Title: Chief Yeoman (F), Naval Reserve Forces
Birthdate: September 4, 1897
Death Date: September 14, 1944
Plot Location: Section 155, Lot 211

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Both of Margaret’s parents were born in Ireland, both of their families arrived in the mid-1880s, and Robert and Elizabeth were married in Philadelphia in 1894. They settled in a very Irish neighborhood in Point Breeze, a section of South Philly where Robert was a milk dealer. 

Their first child was Margaret, and in 1899 Lizzie was about to have their second. Suddenly, at age 28, Robert died from peritonitis (abdominal inflammation). There was barely enough time for burial in Mount Moriah before Robert Thomas Paul was born two weeks later.  

The 1900 census captured what family life now looked like. Helping support the young widow and two little ones were two of Lizzie’s brothers and a brother-in-law, all in their 20s. Lizzie’s mother wasn’t there to help, having died in 1893, but she may have had help from one of her sisters.

Margaret’s world changed again in 1908 when the uncles moved out and a step-father moved in. Her mother married another son of Ireland, Robert White, who was a chauffeur. They moved to North Sydenham Street and then to North Carlisle Street, both very close to what is now Temple University Hospital.

A few years later it was Margaret’s turn to step out and find her first and only career. It happened as countries in Europe were embroiled in a bloody war. The sinking of merchant vessels by German U-boats was a key provocation in bringing America into the first World War. Anticipating that move, the Navy Department realized it was critically understaffed.

War in Europe erupted in 1914, causing disruptions in trans-Atlantic trade. The Secretary of the Navy knew how understaffed his department was and looked carefully at the wording of the U.S. Naval Reserve Act of 1916. It permitted the enlistment of qualified “persons” for service, and he realized that word could mean women as well as men. At that time the rank of Yeoman was primarily an administrative position, so replacing those jobs with women meant more men could be assigned to duties at sea.

The first enlistment of a woman in any of the armed forces in a non-nurse occupation occurred on March 17, 1917 and she happened to be from Philadelphia. It wasn’t Margaret, but the recruiting drive started right away, and Margaret actually was one of the first from Philly when she enlisted on June 20. 

By war’s end there were more than 11,000 of them in the Naval Reserve, all with the same responsibilities and entitled to receive the same benefits as their male counterparts, including identical pay. The rank was modified to “Yeoman (F)” to indicate they were female.

There was training for those who didn’t already have administrative skills like typing and shorthand. Margaret apparently had previous experience and showed evidence of leadership ability since she was given the rank of Chief Yeoman (F). That was considered the equivalent of the Chief Petty Officer rating.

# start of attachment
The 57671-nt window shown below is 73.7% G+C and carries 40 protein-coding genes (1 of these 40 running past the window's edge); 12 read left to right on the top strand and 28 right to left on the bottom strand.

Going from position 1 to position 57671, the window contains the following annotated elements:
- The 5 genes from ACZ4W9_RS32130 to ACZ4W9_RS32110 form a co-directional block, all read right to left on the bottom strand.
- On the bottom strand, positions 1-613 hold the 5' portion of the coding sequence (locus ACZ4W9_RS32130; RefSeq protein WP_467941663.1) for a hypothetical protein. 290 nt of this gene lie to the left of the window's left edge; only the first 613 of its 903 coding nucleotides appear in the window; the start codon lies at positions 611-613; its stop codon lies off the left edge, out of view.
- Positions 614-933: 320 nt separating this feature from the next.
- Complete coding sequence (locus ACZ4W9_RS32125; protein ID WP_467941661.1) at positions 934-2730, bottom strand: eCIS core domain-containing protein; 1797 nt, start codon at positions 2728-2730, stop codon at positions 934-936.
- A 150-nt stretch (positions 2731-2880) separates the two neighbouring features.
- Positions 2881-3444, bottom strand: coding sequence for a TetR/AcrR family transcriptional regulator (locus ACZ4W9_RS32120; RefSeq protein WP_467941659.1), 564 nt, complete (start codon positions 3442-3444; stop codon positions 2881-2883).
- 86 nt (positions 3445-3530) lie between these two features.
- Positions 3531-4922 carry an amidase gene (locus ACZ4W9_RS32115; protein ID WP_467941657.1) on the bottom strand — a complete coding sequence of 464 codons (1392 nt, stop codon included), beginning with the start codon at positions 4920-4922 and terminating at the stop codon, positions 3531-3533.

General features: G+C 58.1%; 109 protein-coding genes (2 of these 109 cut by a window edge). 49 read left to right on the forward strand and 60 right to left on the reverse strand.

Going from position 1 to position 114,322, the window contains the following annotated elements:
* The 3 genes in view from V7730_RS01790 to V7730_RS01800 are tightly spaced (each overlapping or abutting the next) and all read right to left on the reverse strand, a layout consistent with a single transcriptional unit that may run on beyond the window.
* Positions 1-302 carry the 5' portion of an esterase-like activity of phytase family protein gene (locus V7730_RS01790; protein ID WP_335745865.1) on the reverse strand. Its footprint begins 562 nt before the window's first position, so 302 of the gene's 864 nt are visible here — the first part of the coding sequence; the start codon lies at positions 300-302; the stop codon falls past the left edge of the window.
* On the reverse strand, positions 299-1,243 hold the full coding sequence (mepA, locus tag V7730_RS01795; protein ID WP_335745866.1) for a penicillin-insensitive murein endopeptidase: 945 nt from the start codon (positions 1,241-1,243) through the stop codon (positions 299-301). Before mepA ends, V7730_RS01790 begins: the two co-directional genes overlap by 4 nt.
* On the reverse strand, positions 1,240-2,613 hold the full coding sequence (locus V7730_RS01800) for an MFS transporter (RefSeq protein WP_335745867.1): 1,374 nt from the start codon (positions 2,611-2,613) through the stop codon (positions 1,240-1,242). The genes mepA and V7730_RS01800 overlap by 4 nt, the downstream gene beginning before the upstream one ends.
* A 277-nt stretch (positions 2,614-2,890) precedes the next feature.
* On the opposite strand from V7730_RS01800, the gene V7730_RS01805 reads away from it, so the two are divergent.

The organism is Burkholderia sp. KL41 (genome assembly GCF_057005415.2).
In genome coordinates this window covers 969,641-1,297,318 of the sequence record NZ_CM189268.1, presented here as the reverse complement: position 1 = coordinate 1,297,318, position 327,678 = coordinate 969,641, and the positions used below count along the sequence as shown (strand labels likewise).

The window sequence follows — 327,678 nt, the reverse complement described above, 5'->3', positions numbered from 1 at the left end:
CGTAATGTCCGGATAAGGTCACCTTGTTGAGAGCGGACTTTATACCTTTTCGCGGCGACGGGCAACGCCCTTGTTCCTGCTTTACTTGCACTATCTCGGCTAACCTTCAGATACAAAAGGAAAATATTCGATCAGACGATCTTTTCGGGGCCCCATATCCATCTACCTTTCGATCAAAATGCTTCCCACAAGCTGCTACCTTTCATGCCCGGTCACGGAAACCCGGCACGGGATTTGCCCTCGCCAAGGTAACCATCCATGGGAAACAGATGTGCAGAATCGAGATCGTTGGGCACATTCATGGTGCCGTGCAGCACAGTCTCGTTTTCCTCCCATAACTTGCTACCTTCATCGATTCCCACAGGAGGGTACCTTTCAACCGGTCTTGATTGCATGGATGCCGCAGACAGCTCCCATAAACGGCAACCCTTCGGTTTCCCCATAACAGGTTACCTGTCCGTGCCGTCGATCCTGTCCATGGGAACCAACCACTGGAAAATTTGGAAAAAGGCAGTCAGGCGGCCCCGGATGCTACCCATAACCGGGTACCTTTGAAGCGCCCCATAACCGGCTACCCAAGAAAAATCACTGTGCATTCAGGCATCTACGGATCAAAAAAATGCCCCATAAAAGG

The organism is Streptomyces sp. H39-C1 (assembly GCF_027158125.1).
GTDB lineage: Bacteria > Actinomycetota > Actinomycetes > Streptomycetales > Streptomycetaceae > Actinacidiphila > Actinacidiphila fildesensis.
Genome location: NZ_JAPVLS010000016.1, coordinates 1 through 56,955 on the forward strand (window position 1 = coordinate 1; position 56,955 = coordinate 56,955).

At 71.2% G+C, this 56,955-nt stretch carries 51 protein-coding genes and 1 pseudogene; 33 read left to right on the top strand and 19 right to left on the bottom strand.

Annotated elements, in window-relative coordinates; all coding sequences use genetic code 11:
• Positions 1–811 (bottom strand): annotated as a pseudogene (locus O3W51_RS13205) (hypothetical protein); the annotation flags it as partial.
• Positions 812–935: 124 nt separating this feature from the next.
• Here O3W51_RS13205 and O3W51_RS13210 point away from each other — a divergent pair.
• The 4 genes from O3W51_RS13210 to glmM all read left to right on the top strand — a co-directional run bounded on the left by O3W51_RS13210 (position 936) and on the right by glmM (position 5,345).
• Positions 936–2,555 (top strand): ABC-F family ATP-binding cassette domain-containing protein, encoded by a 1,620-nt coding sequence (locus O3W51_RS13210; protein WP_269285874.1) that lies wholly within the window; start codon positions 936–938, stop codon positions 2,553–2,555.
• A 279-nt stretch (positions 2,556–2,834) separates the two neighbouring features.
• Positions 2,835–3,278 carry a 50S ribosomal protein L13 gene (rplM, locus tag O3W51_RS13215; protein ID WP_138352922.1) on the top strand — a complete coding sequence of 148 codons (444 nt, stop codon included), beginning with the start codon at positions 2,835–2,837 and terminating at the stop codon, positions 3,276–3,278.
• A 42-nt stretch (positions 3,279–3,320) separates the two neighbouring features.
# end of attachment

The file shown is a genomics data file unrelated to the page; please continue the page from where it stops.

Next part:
The Navy faced unchartered waters when it came to uniforms and housing. Eventually they came up with a dress code to include summer and winter versions. If the women were assigned to duty away from home they had to make their own living arrangements and eventually received a small stipend. Otherwise, many of them who were close enough could commute to work at nearby Naval installations. Margaret took the trolley all the way down Broad Street to the Navy Yard.

Her brother, meanwhile, was a student at Ursinus College in Montgomery County and wrote sports stories for Philly’s Public Ledger newspaper. He signed up for the Student Army Training Corps to take military training while also completing classes. It was short-lived, however, since it started in the fall of 1918 and was disbanded that December after the Armistice was signed.

While that event on November 11, 1918 put an end to the fighting, the paperwork would seemingly never end. Most of the Yeomen (F)  were placed on inactive duty in 1919, but various administrative positions were opened to the reservists as temporary appointments. The women kept their same rate of pay, so many of them stayed on as long as they could. They could then take the civil service exam to become permanent federal employees.

That’s exactly what Margaret did, listing her occupation in the next three census reports as either a stenographer or a secretary at the Navy Yard. She remained single and remained at home on Carlisle Street for the rest of her days. Robert did too, until he married in 1933. Their step-father died in 1936.

Margaret was a charter member of Yeoman Post 50 of the American Legion, and remained loyal to her job, the Navy, and her country. Although it was a brief time of service, she did more than simply replace a man. The Yeoman (F) program helped move the country’s mindset about women, who would soon win the right to vote. They set the precedent for the WAVES in World War II and for women in other branches of the service.

After all those years at the Navy Yard, the time came when she was admitted to the Naval Hospital in September of 1944. She was diagnosed with gallbladder cancer and lost that fight eight days later. Robert ordered a military headstone for her, and after his mother died he purchased this new stone to list each of the other family members. He died in Florida in 1988 and was buried there.

Japanese maple tree in front of a monument at Mount Moriah Cemetery

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